2023 | April News Wrap: Highlights from La Via Campesina Members Worldwide

The April edition of the news wrap brings you updates and alerts from Asia, Africa, Europe, and the Americas. This includes a feminist encounter in Central America, a forum on land struggles in Mali, a forestry and agroforestry workshop in Scotland, and much more.

Several members of La Via Campesina in the Americas, Europe, Africa, and Asia commemorated the International Day of Peasant Struggles this April through solidarity marches, fairs, public statements, and more. La Via Campesina commemorates the International Day of Peasant Struggles every year on 17 April to remember the Eldorado do Carajás massacre in 1996. The State machinery, in cahoots with Brazilian agribusiness interests, murdered 19 peasants who were defending their right to land.

27 years after this painful episode, the MST denounced in April new ‘bolsonarista militias’ of landowners who seek to prevent peasant land seizures. Under the argument of defending ownership, the militias dismantled shacks and set fire to mattresses of families in Jacobina, in the state of Bahia, who with the occupation were denouncing the illegality of the landowners: the constitutional non-compliance with the social function of the territory. Not giving up the struggle for their rights, 200 MST peasant families occupied 4,000 hectares of unproductive land in Salitre, also in Bahia, facing the latifundio to achieve the agrarian reform. Their courage continues to inspire the actions carried out by all members of La Via Campesina around April 17, which reached more than 70 this year. A detailed report of these solidarity actions will soon appear on the official website of LVC.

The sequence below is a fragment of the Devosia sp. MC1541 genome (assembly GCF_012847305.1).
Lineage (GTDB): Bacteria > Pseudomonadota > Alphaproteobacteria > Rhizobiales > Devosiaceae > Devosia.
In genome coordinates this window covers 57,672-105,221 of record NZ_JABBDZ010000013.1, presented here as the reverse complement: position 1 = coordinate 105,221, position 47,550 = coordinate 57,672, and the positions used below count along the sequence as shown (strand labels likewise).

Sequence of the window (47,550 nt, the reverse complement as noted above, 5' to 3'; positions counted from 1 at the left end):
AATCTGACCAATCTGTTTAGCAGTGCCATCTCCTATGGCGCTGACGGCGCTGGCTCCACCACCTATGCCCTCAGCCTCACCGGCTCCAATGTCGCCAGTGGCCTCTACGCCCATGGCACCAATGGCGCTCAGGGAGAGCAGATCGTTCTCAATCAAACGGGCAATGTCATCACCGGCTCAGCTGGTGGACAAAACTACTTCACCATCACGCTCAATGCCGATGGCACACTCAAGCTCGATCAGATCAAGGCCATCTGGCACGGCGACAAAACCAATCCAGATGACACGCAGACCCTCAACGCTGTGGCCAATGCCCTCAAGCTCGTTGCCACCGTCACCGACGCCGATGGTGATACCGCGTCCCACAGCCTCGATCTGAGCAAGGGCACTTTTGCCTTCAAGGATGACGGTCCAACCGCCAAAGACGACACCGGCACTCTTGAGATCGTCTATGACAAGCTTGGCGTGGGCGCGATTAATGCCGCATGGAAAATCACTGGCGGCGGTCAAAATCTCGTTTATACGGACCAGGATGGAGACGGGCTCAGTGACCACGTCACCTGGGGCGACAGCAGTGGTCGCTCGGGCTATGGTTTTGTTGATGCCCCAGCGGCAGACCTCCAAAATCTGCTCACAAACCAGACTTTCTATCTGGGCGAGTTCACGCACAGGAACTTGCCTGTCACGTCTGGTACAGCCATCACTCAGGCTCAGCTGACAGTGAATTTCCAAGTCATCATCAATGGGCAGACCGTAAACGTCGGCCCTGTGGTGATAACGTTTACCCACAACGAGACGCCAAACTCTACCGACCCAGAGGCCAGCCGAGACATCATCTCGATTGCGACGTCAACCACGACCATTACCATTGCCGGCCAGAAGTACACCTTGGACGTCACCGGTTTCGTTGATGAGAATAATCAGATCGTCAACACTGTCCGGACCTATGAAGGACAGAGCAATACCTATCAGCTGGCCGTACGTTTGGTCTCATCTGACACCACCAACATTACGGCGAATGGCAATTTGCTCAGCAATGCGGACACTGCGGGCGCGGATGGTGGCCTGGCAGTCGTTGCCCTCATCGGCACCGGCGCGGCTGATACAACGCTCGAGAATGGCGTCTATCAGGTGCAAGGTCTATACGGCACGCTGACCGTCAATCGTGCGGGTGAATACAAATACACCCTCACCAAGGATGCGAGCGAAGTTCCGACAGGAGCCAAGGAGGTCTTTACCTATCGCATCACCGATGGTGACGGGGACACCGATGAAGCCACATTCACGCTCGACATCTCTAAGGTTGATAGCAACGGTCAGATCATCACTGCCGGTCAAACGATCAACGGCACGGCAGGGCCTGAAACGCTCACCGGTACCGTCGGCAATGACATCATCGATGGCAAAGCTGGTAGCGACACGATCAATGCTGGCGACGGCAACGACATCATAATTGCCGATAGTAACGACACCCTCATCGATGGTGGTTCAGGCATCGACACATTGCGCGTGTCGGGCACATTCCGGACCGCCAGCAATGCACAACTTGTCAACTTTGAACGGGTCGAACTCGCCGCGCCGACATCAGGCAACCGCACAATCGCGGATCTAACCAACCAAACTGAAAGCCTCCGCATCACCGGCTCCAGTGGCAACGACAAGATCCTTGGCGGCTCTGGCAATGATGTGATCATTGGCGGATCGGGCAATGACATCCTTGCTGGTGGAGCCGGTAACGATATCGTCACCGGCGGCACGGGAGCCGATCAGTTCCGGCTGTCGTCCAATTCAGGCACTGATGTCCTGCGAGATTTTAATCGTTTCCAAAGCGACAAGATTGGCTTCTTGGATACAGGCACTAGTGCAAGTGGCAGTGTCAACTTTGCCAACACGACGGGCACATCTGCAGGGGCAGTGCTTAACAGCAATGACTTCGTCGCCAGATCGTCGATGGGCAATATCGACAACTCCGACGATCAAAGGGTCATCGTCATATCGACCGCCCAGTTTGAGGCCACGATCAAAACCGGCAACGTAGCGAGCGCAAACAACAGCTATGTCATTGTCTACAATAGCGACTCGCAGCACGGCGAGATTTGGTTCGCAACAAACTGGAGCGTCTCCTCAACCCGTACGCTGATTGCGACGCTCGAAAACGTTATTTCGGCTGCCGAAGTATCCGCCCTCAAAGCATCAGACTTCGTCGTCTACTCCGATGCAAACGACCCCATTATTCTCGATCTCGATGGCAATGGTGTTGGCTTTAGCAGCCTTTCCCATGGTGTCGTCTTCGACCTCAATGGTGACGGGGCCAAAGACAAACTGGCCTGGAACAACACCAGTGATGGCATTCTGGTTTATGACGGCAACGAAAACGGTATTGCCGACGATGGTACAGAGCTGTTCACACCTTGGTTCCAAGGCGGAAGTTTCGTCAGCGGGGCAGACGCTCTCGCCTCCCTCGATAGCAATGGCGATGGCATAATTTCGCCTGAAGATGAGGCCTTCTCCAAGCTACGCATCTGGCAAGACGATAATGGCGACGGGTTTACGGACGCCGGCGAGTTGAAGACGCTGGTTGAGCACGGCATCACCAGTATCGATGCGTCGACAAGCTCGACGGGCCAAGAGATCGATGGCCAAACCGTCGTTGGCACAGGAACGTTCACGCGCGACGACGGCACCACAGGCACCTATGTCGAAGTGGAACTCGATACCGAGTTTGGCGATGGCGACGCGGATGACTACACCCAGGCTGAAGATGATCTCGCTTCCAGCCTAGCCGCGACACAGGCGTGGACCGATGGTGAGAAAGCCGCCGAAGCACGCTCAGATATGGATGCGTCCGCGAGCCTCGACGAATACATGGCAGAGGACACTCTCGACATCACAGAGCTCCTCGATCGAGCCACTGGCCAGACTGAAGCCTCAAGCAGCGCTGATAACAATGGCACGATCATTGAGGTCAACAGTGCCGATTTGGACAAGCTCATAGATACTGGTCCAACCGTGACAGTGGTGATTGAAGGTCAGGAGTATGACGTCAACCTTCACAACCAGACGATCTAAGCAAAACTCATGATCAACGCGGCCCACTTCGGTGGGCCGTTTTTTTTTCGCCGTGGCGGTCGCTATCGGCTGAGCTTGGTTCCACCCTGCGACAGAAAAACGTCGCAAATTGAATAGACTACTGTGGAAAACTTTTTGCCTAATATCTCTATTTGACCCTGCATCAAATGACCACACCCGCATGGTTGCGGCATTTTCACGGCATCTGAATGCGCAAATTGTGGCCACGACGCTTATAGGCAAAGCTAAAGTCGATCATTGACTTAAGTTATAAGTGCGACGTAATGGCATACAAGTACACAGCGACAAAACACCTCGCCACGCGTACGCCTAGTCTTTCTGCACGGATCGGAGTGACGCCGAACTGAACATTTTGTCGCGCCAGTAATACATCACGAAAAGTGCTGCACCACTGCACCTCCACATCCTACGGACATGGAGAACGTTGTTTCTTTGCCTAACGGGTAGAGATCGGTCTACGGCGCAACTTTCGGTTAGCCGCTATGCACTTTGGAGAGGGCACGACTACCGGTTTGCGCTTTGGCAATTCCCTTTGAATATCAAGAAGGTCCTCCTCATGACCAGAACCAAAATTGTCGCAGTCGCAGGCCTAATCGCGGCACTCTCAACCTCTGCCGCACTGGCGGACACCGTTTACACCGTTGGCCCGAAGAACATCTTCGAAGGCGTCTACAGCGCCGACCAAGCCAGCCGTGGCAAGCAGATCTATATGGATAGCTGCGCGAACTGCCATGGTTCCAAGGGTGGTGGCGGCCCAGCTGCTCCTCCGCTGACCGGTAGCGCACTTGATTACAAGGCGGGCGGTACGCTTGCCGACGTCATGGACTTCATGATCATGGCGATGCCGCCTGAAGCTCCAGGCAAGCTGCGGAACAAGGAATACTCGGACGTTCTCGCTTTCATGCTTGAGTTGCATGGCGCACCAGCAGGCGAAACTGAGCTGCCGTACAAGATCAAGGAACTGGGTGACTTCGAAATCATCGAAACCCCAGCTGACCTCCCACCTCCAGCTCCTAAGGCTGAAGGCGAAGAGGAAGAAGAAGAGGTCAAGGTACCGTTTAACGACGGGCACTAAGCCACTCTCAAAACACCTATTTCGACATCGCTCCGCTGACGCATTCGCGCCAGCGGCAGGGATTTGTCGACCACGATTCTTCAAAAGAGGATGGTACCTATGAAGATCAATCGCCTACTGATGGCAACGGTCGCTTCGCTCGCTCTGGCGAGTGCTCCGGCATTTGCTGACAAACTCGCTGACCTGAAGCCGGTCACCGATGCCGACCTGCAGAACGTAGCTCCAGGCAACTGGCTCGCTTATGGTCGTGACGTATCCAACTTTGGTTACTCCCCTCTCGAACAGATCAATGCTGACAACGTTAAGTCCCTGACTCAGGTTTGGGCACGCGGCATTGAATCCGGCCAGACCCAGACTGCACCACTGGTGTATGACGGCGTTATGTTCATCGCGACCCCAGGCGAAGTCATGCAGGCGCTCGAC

Meanwhile, in other news:

In Guatemala, the Comité de unidad campesina (CUC) hosted the 2nd Central American Encounter on Popular Peasant Feminism from the 20-24th of April. Peasant and Indigenous women from Nicaragua, El Salvador, Honduras, Costa Rica, Panama, organised under the CLOC region of La Via Campesina, attended this forum where they collectively analysed the political, social, and economic context of the realities of rural women in the region.

In the neighbouring Caribbean region, Haiti is going through one of the most difficult, tragic, and uncertain moments in its history, plunged into a situation of chaos caused by the oligarchy, successive anti-popular governments, including the current one, and the interference of international organizations at the service of the interests of colonial powers. On March 29th, members of La Via Campesina, organised under the CLOC-Via Campesina, were signatories to an open letter that was sent to the Diplomatic Representation of Haiti in the Dominican Republic. In that letter, the organisations warned that the current de facto government is requesting a new military occupation, the objective of which is to use it against the population and organize controlled elections.

In Ecuador, The National Federation of Peasants, Indigenous, and Black Organizations FENOCIN, expresses its deep solidarity with the people of Alausi who suffered severe loss of life and livelihoods after a landslide that left 16 dead, 16 injured people, 7 missing, 163 homes affected, 500 people affected, among others lost.

In Brasil, two years after the brutal murder of our comrade Lindolfo Kosmaski, a young gay man and peasant militant of the MST, the judicial system condemned the crime of homophobia with a sentence of 19 years and 6 months to the perpetrator.